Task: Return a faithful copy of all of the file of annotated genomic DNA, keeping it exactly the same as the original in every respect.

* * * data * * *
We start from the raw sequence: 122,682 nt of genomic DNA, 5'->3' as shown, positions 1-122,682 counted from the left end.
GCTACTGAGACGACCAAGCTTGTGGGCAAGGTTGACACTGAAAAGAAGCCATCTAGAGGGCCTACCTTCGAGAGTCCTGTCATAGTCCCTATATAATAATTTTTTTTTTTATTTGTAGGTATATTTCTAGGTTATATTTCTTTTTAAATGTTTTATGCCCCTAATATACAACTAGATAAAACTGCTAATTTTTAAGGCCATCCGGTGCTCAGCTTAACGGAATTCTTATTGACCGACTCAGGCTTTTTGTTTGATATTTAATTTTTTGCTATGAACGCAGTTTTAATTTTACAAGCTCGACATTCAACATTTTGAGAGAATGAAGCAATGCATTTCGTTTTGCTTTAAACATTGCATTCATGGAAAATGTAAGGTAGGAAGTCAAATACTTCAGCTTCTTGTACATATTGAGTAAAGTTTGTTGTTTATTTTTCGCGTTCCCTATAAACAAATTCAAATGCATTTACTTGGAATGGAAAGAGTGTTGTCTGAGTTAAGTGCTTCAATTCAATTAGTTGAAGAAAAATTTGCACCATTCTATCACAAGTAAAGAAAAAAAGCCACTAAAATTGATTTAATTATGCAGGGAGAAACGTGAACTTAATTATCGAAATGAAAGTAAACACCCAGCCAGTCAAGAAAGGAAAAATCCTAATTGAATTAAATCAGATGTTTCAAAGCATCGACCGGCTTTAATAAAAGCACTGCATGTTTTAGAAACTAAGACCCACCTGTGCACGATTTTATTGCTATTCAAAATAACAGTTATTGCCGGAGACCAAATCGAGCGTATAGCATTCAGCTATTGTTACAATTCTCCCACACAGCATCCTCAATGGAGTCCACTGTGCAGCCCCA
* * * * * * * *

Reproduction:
We start from the raw sequence: 122,682 nt of genomic DNA, 5'->3' as shown, positions 1-122,682 counted from the left end.
GCTACTGAGACGACCAAGCTTGTGGGCAAGGTTGACACTGAAAAGAAGCCATCTAGAGGGCCTACCTTCGAGAGTCCTGTCATAGTCCCTATATAATAATTTTTTTTTTTATTTGTAGGTATATTTCTAGGTTATATTTCTTTTTAAATGTTTTATGCCCCTAATATACAACTAGATAAAACTGCTAATTTTTAAGGCCATCCGGTGCTCAGCTTAACGGAATTCTTATTGACCGACTCAGGCTTTTTGTTTGATATTTAATTTTTTGCTATGAACGCAGTTTTAATTTTACAAGCTCGACATTCAACATTTTGAGAGAATGAAGCAATGCATTTCGTTTTGCTTTAAACATTGCATTCATGGAAAATGTAAGGTAGGAAGTCAAATACTTCAGCTTCTTGTACATATTGAGTAAAGTTTGTTGTTTATTTTTCGCGTTCCCTATAAACAAATTCAAATGCATTTACTTGGAATGGAAAGAGTGTTGTCTGAGTTAAGTGCTTCAATTCAATTAGTTGAAGAAAAATTTGCACCATTCTATCACAAGTAAAGAAAAAAAGCCACTAAAATTGATTTAATTATGCAGGGAGAAACGTGAACTTAATTATCGAAATGAAAGTAAACACCCAGCCAGTCAAGAAAGGAAAAATCCTAATTGAATTAAATCAGATGTTTCAAAGCATCGACCGGCTTTAATAAAAGCACTGCATGTTTTAGAAACTAAGACCCACCTGTGCACGATTTTATTGCTATTCAAAATAACAGTTATTGCCGGAGACCAAATCGAGCGTATAGCATTCAGCTATTGTTACAATTCTCCCACACAGCATCCTCAATGGAGTCCACTGTGCAGCCCCA